Posts Tagged ‘QCIM

03
Mar
14

La Mesa Eco Park Quickie

It’s quite interesting that sometimes familiarity in one place is inversely proportional to your distance away from it.  The closer you are to it, the less likely you are to go to it.  And one such place for me is the La Mesa Eco Park.

Behind that mound is some of the waters that quench Metro Manila’s thirst—the La Mesa Dam

Continue reading ‘La Mesa Eco Park Quickie’

25
Nov
11

Quezon City International Marathon 2011

The Quezon City International Marathon is back for its third installment, and aside from an improved route all finishers get a chance to win a condominium unit from its sponsor!

[ More… ]

09
Aug
10

My Marathon Wish

I may not have run the best marathons in the world, and I need not to, to know what makes a great marathon.  As a runner who has joined quite a few marathons locally and one internationally, I’ve had my fair share of good, bad, and noxious races.

Darkness that is SIMLast year I got tired of a string of heartaches from poor races.  The lone marathon that I’ve prepared for, the infamous Subic International Marathon, almost broke me into tears, literally, as I felt abandoned by the organizers in the midst of the race in the absence of the basic but dire need—water.  I knew for a fact that I would’ve reached my goal of a sub-4 hour marathon that night had the race been at least decent.  And that story was just one of the few.  If I can’t get “my race” in the Philippines, I might as well get it elsewhere—and I found it in Singapore.

(Continue reading…)

03
Aug
10

Double Millionaire

If meters were currency I would’ve been double a millionaire as I’ve earned my two millionth meter last night, or 2,000 kilometers, since I started running almost two years ago.

So many obstacles hampered this long sought after but very much delayed milestone of mine, mostly for reasons of injuries, but as I gradually recover, so did the kilometers.  And finally on the month that I started running two years ago I finally reached that target.

I really wanted to hit my first 2,000K by the end of July, but failed!  Then it was moved on August 1, and finally was able to do it last night, August 2, after one of those dreaded days at the office.  I think I had too much stress then that late in the afternoon my eyesight blurred for a few minutes, then replaced by a headache.  Add to that an hour of overtime!  Man, I almost thought that I had to postpone my run!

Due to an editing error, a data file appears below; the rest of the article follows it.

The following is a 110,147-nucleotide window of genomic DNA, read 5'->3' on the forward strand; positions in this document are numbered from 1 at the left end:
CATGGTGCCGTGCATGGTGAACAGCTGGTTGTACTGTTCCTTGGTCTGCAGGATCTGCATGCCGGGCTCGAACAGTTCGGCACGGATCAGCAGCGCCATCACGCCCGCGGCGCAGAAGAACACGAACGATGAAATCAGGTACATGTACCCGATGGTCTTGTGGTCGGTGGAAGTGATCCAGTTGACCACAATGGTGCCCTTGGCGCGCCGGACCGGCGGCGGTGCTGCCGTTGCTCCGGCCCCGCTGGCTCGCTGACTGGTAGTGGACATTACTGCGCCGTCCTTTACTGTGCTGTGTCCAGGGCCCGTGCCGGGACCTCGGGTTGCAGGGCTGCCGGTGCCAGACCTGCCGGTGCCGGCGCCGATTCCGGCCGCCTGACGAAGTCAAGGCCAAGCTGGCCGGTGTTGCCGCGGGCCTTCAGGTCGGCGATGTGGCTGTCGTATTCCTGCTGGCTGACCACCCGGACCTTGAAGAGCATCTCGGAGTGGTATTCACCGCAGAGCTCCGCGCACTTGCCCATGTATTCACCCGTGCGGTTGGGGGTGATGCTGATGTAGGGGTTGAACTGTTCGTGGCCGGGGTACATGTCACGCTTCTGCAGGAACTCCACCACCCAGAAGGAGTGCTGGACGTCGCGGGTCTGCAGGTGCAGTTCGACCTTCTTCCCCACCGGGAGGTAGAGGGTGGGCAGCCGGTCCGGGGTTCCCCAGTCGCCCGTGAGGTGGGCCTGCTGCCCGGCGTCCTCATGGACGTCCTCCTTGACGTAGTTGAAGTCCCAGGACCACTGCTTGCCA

(Continue reading…)

04
Jan
10

2009: Year in Review (Part 2: The Bests and the Worsts)

Not all races are made equal and this is the time to give due credit to those that gave us great experiences.  Because of the ordeal many runners encountered during the period it was requested that penitent races also be mentioned (79% of respondents to my poll want bloggers to feature lowlights for the year).  As much as I want to satisfy this request, I would just like to focus on the faults:

The Worsts

Race organizers did a lot of morbid offense to runners in 2009, the worst I’ve seen since I started running in August, 2008.  When we signed up for a race there’s a mutual understanding between runners and organizers that both parties would act accordingly on their behalf.  In many races it seemed that only runners were fulfilling their end of the bargain.  Here are my list of the top five most neglected:

5. Fast and accurate race results. As much as we’d love real time race results (as seen abroad) we can settle for accurate ones at a reasonable time frame, meaning within the week.  Runrio was able to come up with same day race results while still using manual timing proving it can be done even without disposable timing chips.  Accuracy is the key word as we don’t need race results where we have our name, not our time.  It would be best if the date of release of race results be announced beforehand, or if there would be race results at all!  Of course it is common sense that tabular race results be sorted by ranking, not alphabetically.

4. Distance. No one can make a “perfect” course but it’s a different thing if it’s half a kilometer or more off.  Runners would know if the margin was notable because even PATAFA-certified courses get criticized (oftentimes inappropriately) particularly by GPS-equipped runners.  At this day and age there’s no reason for such huge inaccuracy especially in Metro areas nationwide because of the availability of free online maps with measuring tool (which is GPS-accurate).  A 1% margin of error is ideal (e.g. 100 meters for 10K, 400 meters for marathon) but anything beyond 2% should be avoided.

3. Punctuality. Runners do struggle to get up very early in the morning just to make it on time in a race.  It’s an utter disrespect of runners’ time if organizers delay the race just to let their sponsors talk about their product.  It’s the runners’ skins that get burned in the sun in the first place.

2. Protection. Runners aren’t demanding that the entire course be fenced (like those abroad) but they should have some protection when out on the street.  There were many that just let runners run on the street like there was no race.

1. Water. Basic need for life.  Basic arithmetic on how much you need.  If organizers don’t think they have enough for all they should mention it beforehand so that runners are aware.  Just attach the phrase, “runners are encouraged to be self-sufficient.”

The Bests

Finally here are my personal picks for the best local races for 2009:

Best Sub-Half Marathon: The Happy Run